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Book cover: Advances in Culture, Tourism and Hospitality Research

Advances in Culture, Tourism and Hospitality Research

ISSN: 1871-3173
Series editor(s): Professor Arch Woodside

Subject Area: Tourism and Hospitality

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Morphology of a hotel tradition: The guest questionnaire

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Title:Morphology of a hotel tradition: The guest questionnaire
Author(s):Alfred Ogle
Volume:3 Editor(s): Arch G. Woodside, Carol M. Megehee, Alfred Ogle ISBN: 978-1-84950-603-8 eISBN: 978-1-84950-604-5
Citation:Alfred Ogle (2009), Morphology of a hotel tradition: The guest questionnaire, in Arch G. Woodside, Carol M. Megehee, Alfred Ogle (ed.) Perspectives on Cross-Cultural, Ethnographic, Brand Image, Storytelling, Unconscious Needs, and Hospitality Guest Research (Advances in Culture, Tourism and Hospitality Research, Volume 3), Emerald Group Publishing Limited, pp.169-214
DOI:10.1108/S1871-3173(2009)0000003009 (Permanent URL)
Publisher:Emerald Group Publishing Limited
Article type:Chapter Item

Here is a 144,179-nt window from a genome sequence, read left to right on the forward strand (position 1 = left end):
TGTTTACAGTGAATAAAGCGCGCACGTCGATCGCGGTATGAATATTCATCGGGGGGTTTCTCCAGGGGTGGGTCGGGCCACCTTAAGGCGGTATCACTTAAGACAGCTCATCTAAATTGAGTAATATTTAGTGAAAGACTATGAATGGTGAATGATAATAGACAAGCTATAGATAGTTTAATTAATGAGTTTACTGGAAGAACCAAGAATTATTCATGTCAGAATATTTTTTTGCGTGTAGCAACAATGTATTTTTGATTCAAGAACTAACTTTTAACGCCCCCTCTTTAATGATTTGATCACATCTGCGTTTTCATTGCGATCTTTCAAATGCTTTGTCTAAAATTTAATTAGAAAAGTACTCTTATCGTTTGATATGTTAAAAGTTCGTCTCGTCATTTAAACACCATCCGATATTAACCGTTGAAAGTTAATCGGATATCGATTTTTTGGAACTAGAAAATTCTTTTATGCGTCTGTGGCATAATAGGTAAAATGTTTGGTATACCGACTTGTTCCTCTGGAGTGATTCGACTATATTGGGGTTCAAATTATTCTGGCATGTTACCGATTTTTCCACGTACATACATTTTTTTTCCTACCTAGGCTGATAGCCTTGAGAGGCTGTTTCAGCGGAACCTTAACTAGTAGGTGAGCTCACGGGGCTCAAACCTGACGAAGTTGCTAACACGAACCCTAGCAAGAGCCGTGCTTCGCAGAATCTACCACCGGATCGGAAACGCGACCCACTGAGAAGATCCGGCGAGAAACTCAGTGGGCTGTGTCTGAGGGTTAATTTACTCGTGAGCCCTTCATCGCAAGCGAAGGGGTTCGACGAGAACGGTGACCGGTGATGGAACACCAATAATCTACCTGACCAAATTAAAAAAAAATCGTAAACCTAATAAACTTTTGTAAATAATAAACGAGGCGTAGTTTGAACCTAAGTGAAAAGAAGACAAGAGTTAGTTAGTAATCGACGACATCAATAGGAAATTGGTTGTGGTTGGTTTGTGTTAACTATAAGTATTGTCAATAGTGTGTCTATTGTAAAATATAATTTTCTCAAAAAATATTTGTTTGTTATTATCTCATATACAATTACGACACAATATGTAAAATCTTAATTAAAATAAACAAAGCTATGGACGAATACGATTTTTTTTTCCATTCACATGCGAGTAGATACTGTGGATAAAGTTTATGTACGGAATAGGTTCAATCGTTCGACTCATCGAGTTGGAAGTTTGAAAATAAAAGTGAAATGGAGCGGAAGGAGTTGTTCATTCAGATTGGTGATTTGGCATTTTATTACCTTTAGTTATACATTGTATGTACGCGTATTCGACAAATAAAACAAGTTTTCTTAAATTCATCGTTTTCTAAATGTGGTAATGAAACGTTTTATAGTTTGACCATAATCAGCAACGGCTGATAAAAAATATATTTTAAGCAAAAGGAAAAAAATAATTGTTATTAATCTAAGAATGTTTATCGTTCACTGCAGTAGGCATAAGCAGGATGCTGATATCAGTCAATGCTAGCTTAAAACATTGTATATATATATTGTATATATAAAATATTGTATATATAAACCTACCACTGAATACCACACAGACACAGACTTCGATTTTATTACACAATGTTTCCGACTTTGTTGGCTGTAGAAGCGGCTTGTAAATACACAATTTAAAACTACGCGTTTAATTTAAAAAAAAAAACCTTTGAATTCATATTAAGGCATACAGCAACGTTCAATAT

Abstract:This paper reviews the literature on hotel guest questionnaires, also commonly known in the industry as comment cards. Considered a hotel tradition, the ubiquitous questionnaire remains the primary method employed by mainstream hotels to elicit and record guest feedback despite shortcomings in data reliability and response rates. Hence questionnaires play a key facilitation role in the collection of guest feedback (guest–hotel dyad in hotel communication). The paper traces the history of questionnaire utilization in the hotel industry, and examines evolutionary changes in terms of form and function. A typology of questionnaire genre is constructed. Used either independently or in combination with other methods, the traditional paper guest questionnaire has been complemented or even superseded by e-based variants. Obsolescence threatens the paper questionnaire as technology uptake permeates the hotel industry. This paper considers a “service innovation” by using the questionnaire as a communication tool along the hotel–guest dyad. A back-to-basics approach potentially yields a valuable and cost-efficient guest service encounter opportunity whilst mitigating questionnaire data deficiencies.

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